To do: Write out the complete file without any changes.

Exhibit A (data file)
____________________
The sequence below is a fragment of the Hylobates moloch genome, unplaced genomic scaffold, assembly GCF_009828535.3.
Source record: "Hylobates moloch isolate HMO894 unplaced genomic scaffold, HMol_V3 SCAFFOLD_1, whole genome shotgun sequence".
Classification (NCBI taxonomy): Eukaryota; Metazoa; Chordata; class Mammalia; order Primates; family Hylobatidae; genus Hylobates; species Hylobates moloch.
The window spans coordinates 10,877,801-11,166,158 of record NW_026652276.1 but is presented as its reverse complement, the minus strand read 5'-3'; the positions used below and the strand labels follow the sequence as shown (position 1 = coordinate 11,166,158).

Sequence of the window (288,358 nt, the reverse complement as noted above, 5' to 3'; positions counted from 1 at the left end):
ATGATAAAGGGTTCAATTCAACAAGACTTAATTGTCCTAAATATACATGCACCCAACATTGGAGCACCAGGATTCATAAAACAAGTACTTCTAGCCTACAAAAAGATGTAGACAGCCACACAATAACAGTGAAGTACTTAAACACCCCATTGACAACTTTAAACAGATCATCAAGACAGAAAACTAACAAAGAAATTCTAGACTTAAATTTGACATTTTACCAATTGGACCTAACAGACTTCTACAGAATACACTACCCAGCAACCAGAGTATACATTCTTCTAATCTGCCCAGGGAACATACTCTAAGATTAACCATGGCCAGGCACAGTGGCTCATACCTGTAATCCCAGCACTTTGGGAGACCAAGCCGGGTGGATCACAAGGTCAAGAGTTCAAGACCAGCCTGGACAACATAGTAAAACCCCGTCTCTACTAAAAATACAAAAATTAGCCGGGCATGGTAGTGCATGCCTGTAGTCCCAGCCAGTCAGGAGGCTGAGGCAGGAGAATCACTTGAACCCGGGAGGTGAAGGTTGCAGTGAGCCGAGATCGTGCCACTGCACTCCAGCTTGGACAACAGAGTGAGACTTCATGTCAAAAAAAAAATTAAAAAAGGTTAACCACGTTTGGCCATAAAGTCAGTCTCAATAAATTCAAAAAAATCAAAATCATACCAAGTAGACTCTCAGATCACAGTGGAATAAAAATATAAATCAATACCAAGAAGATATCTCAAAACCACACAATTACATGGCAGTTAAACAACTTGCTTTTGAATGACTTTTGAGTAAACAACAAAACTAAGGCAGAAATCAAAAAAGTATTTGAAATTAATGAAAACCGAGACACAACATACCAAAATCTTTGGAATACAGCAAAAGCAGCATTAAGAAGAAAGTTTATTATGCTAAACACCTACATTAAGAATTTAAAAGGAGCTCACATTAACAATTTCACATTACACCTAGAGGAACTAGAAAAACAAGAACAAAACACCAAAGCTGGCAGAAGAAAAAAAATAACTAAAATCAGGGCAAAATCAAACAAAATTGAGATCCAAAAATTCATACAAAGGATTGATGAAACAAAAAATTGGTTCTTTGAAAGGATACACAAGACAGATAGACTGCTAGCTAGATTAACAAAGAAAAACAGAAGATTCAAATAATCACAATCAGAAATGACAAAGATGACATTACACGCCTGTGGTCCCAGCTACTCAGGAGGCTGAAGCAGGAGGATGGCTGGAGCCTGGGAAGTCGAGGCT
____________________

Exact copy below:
The sequence below is a fragment of the Hylobates moloch genome, unplaced genomic scaffold, assembly GCF_009828535.3.
Source record: "Hylobates moloch isolate HMO894 unplaced genomic scaffold, HMol_V3 SCAFFOLD_1, whole genome shotgun sequence".
Classification (NCBI taxonomy): Eukaryota; Metazoa; Chordata; class Mammalia; order Primates; family Hylobatidae; genus Hylobates; species Hylobates moloch.
The window spans coordinates 10,877,801-11,166,158 of record NW_026652276.1 but is presented as its reverse complement, the minus strand read 5'-3'; the positions used below and the strand labels follow the sequence as shown (position 1 = coordinate 11,166,158).

Sequence of the window (288,358 nt, the reverse complement as noted above, 5' to 3'; positions counted from 1 at the left end):
ATGATAAAGGGTTCAATTCAACAAGACTTAATTGTCCTAAATATACATGCACCCAACATTGGAGCACCAGGATTCATAAAACAAGTACTTCTAGCCTACAAAAAGATGTAGACAGCCACACAATAACAGTGAAGTACTTAAACACCCCATTGACAACTTTAAACAGATCATCAAGACAGAAAACTAACAAAGAAATTCTAGACTTAAATTTGACATTTTACCAATTGGACCTAACAGACTTCTACAGAATACACTACCCAGCAACCAGAGTATACATTCTTCTAATCTGCCCAGGGAACATACTCTAAGATTAACCATGGCCAGGCACAGTGGCTCATACCTGTAATCCCAGCACTTTGGGAGACCAAGCCGGGTGGATCACAAGGTCAAGAGTTCAAGACCAGCCTGGACAACATAGTAAAACCCCGTCTCTACTAAAAATACAAAAATTAGCCGGGCATGGTAGTGCATGCCTGTAGTCCCAGCCAGTCAGGAGGCTGAGGCAGGAGAATCACTTGAACCCGGGAGGTGAAGGTTGCAGTGAGCCGAGATCGTGCCACTGCACTCCAGCTTGGACAACAGAGTGAGACTTCATGTCAAAAAAAAAATTAAAAAAGGTTAACCACGTTTGGCCATAAAGTCAGTCTCAATAAATTCAAAAAAATCAAAATCATACCAAGTAGACTCTCAGATCACAGTGGAATAAAAATATAAATCAATACCAAGAAGATATCTCAAAACCACACAATTACATGGCAGTTAAACAACTTGCTTTTGAATGACTTTTGAGTAAACAACAAAACTAAGGCAGAAATCAAAAAAGTATTTGAAATTAATGAAAACCGAGACACAACATACCAAAATCTTTGGAATACAGCAAAAGCAGCATTAAGAAGAAAGTTTATTATGCTAAACACCTACATTAAGAATTTAAAAGGAGCTCACATTAACAATTTCACATTACACCTAGAGGAACTAGAAAAACAAGAACAAAACACCAAAGCTGGCAGAAGAAAAAAAATAACTAAAATCAGGGCAAAATCAAACAAAATTGAGATCCAAAAATTCATACAAAGGATTGATGAAACAAAAAATTGGTTCTTTGAAAGGATACACAAGACAGATAGACTGCTAGCTAGATTAACAAAGAAAAACAGAAGATTCAAATAATCACAATCAGAAATGACAAAGATGACATTACACGCCTGTGGTCCCAGCTACTCAGGAGGCTGAAGCAGGAGGATGGCTGGAGCCTGGGAAGTCGAGGCT